A repetitive fast radio burst from space was detected by the Chime radio telescope

The rapid radio burst are already mysterious in themselves. They are even more confusing when they are repeated. Astronomers have just announced the discovery of FRB 180814.J0422 + 73, a recurring rapid radio burst, the second in history. Twelve point signals were also detected. Not bad for a start: the Chime radio telescope, which recorded these bursts, undoubtedly lives up to all expectations.

The hunt for fast radio bursts, cosmic flashes whose origin is still mysterious, is bearing fruit. Astronomers say they have detected 13 new signals, one that is repeated, using the radio telescope CHIME (Canadian Hydrogen Intensity Mapping Experiment). This is only the second recurring fast radio burst ever recorded, since the discovery of FRB 121102 by the Arecibo radio telescope a few years ago.

The bursts quick radio or FRB (Fast radio bursts) are short pulses of radio waves, very energetic but also very short: they last only a few milliseconds. Since their existence has been highlighted in 2007, sixty bursts were detected, all punctual. These phenomena seem to originate far from the Milky Way and they emit in one millisecond as much energy as the Sun in 10,000 years. Their nature, meanwhile, remains an enigma.

Origins still unknown

Most theories about their origin evoke cataclysmic events resulting in the destruction of their source like the explosion of a star giving a supernova, a fusion of neutron stars. It has also been suggested that these signals are issued by advanced extraterrestrial civilizations, but this is another story. These theories began to waver when, in 2015, a succession of fast radio bursts with the same origin (FRB 121102) was recorded by the powerful Arecibo radio telescope, located on the island of Puerto Rico – note that FRB 121102 was observed for the first time in 2012 and that other occurrence were detected a few years later.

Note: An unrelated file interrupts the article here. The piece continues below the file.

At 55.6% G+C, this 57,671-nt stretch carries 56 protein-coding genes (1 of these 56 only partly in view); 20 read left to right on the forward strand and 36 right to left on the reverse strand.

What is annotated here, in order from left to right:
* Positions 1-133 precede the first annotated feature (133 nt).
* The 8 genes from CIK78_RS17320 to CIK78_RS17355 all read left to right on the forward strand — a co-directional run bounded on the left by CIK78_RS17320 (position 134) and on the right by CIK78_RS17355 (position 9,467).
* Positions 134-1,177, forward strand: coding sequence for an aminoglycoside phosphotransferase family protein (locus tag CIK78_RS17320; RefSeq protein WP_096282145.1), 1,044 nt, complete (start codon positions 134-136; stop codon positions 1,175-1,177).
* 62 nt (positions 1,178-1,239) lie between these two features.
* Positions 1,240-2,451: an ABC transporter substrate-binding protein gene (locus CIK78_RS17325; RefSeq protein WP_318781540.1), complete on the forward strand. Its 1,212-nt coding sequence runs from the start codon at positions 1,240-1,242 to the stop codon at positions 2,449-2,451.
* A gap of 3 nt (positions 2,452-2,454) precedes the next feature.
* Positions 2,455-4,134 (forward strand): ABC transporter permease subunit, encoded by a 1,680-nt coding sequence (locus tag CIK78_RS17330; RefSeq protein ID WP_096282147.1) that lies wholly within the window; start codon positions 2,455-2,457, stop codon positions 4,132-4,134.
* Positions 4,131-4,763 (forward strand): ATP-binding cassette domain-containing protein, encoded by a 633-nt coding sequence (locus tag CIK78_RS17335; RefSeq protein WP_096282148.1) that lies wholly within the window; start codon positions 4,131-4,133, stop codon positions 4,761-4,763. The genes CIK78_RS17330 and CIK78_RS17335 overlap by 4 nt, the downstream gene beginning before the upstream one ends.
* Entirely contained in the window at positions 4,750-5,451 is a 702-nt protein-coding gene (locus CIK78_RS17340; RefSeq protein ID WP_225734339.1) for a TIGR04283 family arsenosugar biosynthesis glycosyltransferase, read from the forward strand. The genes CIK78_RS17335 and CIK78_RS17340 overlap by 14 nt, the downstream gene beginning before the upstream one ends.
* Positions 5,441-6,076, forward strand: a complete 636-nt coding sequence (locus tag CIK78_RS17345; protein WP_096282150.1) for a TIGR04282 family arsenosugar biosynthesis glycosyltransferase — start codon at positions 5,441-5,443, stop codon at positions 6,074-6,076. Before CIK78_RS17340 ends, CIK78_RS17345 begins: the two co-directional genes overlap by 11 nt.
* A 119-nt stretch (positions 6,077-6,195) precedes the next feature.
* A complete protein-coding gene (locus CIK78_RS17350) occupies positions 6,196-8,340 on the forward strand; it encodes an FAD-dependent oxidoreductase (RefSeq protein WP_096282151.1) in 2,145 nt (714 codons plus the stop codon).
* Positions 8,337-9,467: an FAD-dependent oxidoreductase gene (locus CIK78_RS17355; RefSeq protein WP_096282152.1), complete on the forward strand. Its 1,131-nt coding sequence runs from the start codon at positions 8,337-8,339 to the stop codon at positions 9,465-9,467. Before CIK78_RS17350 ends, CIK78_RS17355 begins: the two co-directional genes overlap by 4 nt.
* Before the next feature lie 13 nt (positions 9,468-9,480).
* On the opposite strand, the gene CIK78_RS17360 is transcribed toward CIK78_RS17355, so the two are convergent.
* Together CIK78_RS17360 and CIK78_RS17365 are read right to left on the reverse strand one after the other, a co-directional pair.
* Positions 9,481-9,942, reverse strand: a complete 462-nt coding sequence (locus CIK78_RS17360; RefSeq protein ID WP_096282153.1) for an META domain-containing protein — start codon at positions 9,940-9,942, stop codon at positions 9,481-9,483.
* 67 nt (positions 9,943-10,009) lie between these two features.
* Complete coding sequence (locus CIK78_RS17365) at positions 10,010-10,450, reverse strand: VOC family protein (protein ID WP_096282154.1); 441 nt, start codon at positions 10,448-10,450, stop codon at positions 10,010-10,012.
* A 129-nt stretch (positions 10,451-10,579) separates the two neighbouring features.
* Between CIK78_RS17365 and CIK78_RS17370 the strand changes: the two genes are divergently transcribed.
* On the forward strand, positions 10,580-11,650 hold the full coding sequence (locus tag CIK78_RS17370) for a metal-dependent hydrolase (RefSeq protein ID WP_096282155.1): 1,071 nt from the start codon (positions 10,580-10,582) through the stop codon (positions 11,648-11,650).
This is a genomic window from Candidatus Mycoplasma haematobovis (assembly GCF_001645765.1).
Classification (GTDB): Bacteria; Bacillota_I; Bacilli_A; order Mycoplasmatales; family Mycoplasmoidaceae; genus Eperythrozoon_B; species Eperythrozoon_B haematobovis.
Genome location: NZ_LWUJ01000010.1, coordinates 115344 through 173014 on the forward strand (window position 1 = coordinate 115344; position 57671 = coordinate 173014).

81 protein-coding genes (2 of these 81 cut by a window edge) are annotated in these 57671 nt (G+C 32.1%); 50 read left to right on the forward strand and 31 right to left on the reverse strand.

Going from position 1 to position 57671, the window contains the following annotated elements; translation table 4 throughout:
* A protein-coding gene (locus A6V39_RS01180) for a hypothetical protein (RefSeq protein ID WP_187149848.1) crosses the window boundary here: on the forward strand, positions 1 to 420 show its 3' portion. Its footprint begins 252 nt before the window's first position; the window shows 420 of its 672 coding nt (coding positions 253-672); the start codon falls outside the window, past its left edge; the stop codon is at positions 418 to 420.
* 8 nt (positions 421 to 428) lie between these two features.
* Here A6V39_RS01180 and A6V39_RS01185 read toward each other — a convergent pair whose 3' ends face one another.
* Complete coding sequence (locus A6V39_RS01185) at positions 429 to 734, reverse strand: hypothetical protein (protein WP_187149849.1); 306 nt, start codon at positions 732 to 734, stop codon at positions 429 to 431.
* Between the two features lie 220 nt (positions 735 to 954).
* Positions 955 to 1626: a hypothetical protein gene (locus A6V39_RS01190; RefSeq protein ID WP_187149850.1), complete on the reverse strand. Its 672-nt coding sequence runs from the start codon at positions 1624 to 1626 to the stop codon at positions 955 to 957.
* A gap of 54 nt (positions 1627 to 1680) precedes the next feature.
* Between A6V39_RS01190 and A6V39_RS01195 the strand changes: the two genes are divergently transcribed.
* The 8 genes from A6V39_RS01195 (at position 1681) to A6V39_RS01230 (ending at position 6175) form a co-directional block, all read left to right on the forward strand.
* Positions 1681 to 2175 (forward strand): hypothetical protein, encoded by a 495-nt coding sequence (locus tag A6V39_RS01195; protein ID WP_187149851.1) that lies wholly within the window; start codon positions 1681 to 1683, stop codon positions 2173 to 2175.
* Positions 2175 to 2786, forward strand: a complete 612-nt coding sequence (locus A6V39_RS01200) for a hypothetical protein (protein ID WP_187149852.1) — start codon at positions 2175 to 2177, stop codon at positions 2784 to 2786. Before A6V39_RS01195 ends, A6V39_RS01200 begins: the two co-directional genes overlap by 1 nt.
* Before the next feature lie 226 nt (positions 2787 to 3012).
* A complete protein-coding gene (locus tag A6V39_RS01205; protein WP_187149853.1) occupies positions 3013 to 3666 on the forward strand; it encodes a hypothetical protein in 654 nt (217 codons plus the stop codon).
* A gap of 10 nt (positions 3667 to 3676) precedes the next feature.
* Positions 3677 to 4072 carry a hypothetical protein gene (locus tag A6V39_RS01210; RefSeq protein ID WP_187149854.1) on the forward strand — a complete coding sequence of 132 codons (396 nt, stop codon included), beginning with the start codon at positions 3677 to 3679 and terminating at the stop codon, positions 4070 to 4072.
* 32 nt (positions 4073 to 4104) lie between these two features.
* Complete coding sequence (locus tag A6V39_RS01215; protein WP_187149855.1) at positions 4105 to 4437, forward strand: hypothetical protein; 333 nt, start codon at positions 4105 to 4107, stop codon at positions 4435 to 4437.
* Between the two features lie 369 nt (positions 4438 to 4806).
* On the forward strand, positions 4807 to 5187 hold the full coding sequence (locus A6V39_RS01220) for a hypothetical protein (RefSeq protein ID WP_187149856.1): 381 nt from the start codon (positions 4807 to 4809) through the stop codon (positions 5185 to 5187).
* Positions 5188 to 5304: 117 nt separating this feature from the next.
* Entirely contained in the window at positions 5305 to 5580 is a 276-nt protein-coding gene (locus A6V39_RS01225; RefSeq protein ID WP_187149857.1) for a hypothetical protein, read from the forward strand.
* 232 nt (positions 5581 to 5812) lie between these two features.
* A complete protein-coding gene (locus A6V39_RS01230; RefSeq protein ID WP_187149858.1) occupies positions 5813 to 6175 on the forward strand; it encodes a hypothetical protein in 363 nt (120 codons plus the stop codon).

Astronomers are driving the nail today by announcing the detection of a new signal that repeats itself. Called FRB 180814.J0422 + 73, the fast radio burst seems to originate about 1.5 billion light-years from Earth. The source could be “a dense cluster, like a supernova remnant, or a point near the central black hole of a galaxy,” says Cherry Ng of the University of Toronto, one of the astronomers involved in this discovery.

1,000 more radio bursts at the end of the year?

The detection of FRB 180814.J0422 + 73 and the other twelve specific FRBs, which is the subject of two studies published in the prestigious journal Nature (here and here), is one of the first results of the Chime radio telescope, located in British Columbia in Canada and inaugurated at the end of 2017. The signals were detected in just three weeks of observation between July and August 2018, while the telescope was not yet operating at full capacity. In all, six repetitions were recorded from the source FRB 180814.J0422 + 73, which was studied a little longer than the one-off FRB, until October.

For the fifty scientists in the Canadian collaboration behind this detection, this second series of rapid radio bursts suggests that there may be others. “With the daily mapping of the northern hemisphere by Chime, we will surely find more successions of bursts over time,” said Ingrid Stairs, of the University of British Columbia, in a statement.

“By the end of the year, we may have found another 1,000 bursts,” said Deborah Good of the same university. After all, astronomers estimate that it could occur up to 10,000 FRB per day and expect that Chime will be able to detect between 2 and 50 each day.

Multiplying the observations of these signals will put your finger on the nature of their source. “It is not yet clear whether the sources that generate repetitive FRBs are different from those that seem to generate only one. It is possible that what we think are now sporadic FRBs are repeated only very rarely but that they come from the same type of sources,” says Shriharsh Tendulkar of McGill University in Montreal, co-author of the study.

If the origin of these flashes of radio waves is still poorly known, for the researcher, it is “extremely unlikely” that they are issued by extraterrestrial civilizations.

David Turner

I am a Physics graduate from Simon Fraser University with a strong underlying knowledge of Mathematics and Astronomy. Here I cover not just science news but also general/entertainment reporting.

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David Turner

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